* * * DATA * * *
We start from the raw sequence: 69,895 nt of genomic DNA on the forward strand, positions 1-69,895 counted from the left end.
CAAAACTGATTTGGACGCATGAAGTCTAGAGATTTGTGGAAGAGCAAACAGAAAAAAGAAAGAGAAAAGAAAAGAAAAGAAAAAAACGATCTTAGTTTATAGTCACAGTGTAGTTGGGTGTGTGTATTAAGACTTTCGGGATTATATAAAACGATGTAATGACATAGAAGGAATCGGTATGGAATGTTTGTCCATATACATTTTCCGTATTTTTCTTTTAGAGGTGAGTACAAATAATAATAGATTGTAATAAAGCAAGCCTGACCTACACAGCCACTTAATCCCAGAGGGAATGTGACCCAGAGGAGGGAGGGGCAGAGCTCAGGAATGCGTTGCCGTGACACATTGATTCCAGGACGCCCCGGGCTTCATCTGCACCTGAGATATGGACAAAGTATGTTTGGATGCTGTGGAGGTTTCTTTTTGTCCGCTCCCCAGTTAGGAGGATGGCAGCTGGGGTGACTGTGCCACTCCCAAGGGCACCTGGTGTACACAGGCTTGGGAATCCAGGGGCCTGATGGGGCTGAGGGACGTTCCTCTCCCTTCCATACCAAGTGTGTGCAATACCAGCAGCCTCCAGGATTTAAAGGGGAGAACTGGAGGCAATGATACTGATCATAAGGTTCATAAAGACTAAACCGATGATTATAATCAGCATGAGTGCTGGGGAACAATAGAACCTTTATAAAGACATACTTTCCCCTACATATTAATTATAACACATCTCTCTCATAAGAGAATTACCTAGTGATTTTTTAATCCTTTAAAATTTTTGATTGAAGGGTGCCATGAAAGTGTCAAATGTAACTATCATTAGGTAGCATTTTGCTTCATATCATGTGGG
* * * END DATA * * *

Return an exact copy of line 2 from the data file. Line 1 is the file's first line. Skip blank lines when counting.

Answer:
CAAAACTGATTTGGACGCATGAAGTCTAGAGATTTGTGGAAGAGCAAACAGAAAAAAGAAAGAGAAAAGAAAAGAAAAGAAAAAAACGATCTTAGTTTATAGTCACAGTGTAGTTGGGTGTGTGTATTAAGACTTTCGGGATTATATAAAACGATGTAATGACATAGAAGGAATCGGTATGGAATGTTTGTCCATATACATTTTCCGTATTTTTCTTTTAGAGGTGAGTACAAATAATAATAGATTGTAATAAAGCAAGCCTGACCTACACAGCCACTTAATCCCAGAGGGAATGTGACCCAGAGGAGGGAGGGGCAGAGCTCAGGAATGCGTTGCCGTGACACATTGATTCCAGGACGCCCCGGGCTTCATCTGCACCTGAGATATGGACAAAGTATGTTTGGATGCTGTGGAGGTTTCTTTTTGTCCGCTCCCCAGTTAGGAGGATGGCAGCTGGGGTGACTGTGCCACTCCCAAGGGCACCTGGTGTACACAGGCTTGGGAATCCAGGGGCCTGATGGGGCTGAGGGACGTTCCTCTCCCTTCCATACCAAGTGTGTGCAATACCAGCAGCCTCCAGGATTTAAAGGGGAGAACTGGAGGCAATGATACTGATCATAAGGTTCATAAAGACTAAACCGATGATTATAATCAGCATGAGTGCTGGGGAACAATAGAACCTTTATAAAGACATACTTTCCCCTACATATTAATTATAACACATCTCTCTCATAAGAGAATTACCTAGTGATTTTTTAATCCTTTAAAATTTTTGATTGAAGGGTGCCATGAAAGTGTCAAATGTAACTATCATTAGGTAGCATTTTGCTTCATATCATGTGGG